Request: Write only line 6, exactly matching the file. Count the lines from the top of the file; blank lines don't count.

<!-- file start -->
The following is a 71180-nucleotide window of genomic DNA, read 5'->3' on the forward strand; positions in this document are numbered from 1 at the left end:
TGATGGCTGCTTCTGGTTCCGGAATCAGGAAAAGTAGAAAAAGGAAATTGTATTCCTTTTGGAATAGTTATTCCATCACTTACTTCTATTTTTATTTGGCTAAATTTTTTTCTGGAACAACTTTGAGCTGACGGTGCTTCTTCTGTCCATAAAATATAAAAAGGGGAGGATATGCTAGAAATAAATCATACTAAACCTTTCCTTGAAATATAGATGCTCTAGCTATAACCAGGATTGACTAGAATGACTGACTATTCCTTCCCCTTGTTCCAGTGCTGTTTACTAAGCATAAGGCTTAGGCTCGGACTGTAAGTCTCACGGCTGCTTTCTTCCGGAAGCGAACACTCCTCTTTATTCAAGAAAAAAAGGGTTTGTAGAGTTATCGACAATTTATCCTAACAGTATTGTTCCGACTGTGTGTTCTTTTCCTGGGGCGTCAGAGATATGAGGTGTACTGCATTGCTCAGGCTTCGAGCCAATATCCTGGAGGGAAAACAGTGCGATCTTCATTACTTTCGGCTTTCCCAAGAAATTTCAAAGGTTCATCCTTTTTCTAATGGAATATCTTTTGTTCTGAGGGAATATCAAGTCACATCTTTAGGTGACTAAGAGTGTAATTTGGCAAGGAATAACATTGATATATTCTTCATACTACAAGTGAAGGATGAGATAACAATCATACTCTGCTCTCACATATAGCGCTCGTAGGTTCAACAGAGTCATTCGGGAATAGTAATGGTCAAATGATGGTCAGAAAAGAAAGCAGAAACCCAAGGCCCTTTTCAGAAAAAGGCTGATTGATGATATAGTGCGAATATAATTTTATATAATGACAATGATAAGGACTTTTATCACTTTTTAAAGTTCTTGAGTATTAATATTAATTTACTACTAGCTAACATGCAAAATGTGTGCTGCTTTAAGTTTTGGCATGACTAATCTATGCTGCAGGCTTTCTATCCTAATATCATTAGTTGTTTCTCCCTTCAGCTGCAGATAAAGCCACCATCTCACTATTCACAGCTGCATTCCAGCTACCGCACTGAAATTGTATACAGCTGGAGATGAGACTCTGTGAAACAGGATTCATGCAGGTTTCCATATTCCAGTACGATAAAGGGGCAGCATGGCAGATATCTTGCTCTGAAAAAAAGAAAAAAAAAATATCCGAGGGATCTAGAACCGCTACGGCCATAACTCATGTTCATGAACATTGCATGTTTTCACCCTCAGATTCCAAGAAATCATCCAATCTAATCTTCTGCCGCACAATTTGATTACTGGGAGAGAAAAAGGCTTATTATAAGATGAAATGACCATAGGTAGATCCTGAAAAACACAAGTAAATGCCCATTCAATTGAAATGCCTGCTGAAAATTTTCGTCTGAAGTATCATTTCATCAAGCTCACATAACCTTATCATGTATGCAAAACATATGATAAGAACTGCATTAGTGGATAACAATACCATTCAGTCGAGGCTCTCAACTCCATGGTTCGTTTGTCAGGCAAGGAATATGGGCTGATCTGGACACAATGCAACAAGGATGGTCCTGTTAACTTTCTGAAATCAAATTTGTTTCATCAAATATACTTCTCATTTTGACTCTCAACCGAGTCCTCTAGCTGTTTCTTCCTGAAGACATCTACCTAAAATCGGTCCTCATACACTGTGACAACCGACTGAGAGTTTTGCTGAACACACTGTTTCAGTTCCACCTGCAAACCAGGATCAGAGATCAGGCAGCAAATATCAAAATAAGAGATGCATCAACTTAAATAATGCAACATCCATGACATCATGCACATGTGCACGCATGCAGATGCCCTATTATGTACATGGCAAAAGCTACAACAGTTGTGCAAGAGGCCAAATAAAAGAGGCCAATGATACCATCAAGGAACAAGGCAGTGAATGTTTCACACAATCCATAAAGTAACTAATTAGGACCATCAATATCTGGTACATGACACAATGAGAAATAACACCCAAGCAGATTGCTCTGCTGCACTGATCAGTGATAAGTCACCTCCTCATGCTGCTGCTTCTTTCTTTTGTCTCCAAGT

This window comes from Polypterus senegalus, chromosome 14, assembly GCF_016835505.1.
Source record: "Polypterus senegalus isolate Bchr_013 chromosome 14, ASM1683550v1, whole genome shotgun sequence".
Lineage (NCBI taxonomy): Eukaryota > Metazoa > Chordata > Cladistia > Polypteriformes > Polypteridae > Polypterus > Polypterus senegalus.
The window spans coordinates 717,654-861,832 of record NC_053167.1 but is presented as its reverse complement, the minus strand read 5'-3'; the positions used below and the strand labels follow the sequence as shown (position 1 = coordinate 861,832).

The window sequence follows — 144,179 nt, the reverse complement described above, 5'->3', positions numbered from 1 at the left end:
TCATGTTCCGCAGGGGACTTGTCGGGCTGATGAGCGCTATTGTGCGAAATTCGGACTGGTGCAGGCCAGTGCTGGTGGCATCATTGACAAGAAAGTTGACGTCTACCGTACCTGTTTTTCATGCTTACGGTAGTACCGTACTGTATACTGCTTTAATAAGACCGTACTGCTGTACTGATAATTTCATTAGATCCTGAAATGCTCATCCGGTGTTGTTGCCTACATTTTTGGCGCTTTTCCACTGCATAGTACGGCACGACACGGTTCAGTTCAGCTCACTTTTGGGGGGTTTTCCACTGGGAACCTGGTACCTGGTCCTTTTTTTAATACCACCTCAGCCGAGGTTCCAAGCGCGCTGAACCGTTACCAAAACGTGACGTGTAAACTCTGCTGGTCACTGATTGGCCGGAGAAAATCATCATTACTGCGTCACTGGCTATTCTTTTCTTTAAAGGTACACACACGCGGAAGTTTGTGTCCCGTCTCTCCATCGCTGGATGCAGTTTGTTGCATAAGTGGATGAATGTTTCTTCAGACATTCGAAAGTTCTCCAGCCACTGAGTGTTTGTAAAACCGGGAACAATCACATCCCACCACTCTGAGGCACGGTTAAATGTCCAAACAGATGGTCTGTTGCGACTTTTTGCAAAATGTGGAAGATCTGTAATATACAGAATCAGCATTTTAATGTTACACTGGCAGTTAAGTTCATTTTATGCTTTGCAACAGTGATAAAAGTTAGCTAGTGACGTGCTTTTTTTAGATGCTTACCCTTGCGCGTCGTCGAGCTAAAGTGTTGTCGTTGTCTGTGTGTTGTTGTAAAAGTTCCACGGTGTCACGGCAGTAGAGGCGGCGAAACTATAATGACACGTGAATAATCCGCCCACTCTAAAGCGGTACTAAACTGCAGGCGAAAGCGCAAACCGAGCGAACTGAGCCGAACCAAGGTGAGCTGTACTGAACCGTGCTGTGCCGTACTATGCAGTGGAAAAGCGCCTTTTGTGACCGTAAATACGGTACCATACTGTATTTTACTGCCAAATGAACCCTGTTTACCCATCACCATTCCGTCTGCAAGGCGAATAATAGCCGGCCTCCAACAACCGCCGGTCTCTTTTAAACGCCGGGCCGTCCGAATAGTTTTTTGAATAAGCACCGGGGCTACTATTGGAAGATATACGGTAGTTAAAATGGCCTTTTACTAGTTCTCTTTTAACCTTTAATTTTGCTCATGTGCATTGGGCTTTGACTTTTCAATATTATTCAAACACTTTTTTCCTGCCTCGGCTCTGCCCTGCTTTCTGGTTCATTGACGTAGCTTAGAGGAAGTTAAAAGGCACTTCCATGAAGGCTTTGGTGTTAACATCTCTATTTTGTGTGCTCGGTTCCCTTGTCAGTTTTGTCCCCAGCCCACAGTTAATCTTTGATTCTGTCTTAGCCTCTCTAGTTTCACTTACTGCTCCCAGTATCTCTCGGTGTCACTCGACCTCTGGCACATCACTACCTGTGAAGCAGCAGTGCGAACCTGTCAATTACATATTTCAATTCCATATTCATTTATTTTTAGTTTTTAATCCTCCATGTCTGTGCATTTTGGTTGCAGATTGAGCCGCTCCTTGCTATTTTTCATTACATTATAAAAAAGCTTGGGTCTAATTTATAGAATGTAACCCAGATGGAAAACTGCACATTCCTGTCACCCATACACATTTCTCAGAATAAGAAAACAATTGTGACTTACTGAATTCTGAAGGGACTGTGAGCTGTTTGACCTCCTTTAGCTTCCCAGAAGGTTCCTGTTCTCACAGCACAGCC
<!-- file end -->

The window spans coordinates 717,654-861,832 of record NC_053167.1 but is presented as its reverse complement, the minus strand read 5'-3'; the positions used below and the strand labels follow the sequence as shown (position 1 = coordinate 861,832).